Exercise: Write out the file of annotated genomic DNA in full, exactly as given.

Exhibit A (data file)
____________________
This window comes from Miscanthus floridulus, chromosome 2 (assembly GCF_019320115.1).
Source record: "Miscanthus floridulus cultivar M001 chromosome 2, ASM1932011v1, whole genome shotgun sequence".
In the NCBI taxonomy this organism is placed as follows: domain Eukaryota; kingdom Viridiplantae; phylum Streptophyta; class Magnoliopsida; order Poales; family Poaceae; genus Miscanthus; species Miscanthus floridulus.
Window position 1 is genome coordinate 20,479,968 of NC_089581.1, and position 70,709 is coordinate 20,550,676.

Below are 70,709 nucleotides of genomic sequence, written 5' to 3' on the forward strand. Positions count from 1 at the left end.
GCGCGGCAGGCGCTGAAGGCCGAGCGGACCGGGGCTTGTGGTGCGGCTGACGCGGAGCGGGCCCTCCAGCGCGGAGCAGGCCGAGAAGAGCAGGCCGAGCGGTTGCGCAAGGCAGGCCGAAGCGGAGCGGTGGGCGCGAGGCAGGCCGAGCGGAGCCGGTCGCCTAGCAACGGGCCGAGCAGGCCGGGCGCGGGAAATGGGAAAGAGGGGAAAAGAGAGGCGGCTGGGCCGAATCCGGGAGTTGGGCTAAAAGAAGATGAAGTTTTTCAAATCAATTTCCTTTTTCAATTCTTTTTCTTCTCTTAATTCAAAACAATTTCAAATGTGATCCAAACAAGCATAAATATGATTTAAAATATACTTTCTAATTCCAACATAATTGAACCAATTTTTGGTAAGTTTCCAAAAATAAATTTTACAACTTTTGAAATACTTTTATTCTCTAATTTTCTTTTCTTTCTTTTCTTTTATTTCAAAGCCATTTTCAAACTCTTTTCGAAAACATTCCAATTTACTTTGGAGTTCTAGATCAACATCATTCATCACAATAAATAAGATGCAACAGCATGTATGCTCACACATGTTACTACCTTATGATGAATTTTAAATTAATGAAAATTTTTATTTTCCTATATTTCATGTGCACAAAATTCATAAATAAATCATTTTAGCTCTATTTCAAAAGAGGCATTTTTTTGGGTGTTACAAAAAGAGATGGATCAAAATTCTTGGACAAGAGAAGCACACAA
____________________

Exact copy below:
This window comes from Miscanthus floridulus, chromosome 2 (assembly GCF_019320115.1).
Source record: "Miscanthus floridulus cultivar M001 chromosome 2, ASM1932011v1, whole genome shotgun sequence".
In the NCBI taxonomy this organism is placed as follows: domain Eukaryota; kingdom Viridiplantae; phylum Streptophyta; class Magnoliopsida; order Poales; family Poaceae; genus Miscanthus; species Miscanthus floridulus.
Window position 1 is genome coordinate 20,479,968 of NC_089581.1, and position 70,709 is coordinate 20,550,676.

Below are 70,709 nucleotides of genomic sequence, written 5' to 3' on the forward strand. Positions count from 1 at the left end.
GCGCGGCAGGCGCTGAAGGCCGAGCGGACCGGGGCTTGTGGTGCGGCTGACGCGGAGCGGGCCCTCCAGCGCGGAGCAGGCCGAGAAGAGCAGGCCGAGCGGTTGCGCAAGGCAGGCCGAAGCGGAGCGGTGGGCGCGAGGCAGGCCGAGCGGAGCCGGTCGCCTAGCAACGGGCCGAGCAGGCCGGGCGCGGGAAATGGGAAAGAGGGGAAAAGAGAGGCGGCTGGGCCGAATCCGGGAGTTGGGCTAAAAGAAGATGAAGTTTTTCAAATCAATTTCCTTTTTCAATTCTTTTTCTTCTCTTAATTCAAAACAATTTCAAATGTGATCCAAACAAGCATAAATATGATTTAAAATATACTTTCTAATTCCAACATAATTGAACCAATTTTTGGTAAGTTTCCAAAAATAAATTTTACAACTTTTGAAATACTTTTATTCTCTAATTTTCTTTTCTTTCTTTTCTTTTATTTCAAAGCCATTTTCAAACTCTTTTCGAAAACATTCCAATTTACTTTGGAGTTCTAGATCAACATCATTCATCACAATAAATAAGATGCAACAGCATGTATGCTCACACATGTTACTACCTTATGATGAATTTTAAATTAATGAAAATTTTTATTTTCCTATATTTCATGTGCACAAAATTCATAAATAAATCATTTTAGCTCTATTTCAAAAGAGGCATTTTTTTGGGTGTTACAAAAAGAGATGGATCAAAATTCTTGGACAAGAGAAGCACACAA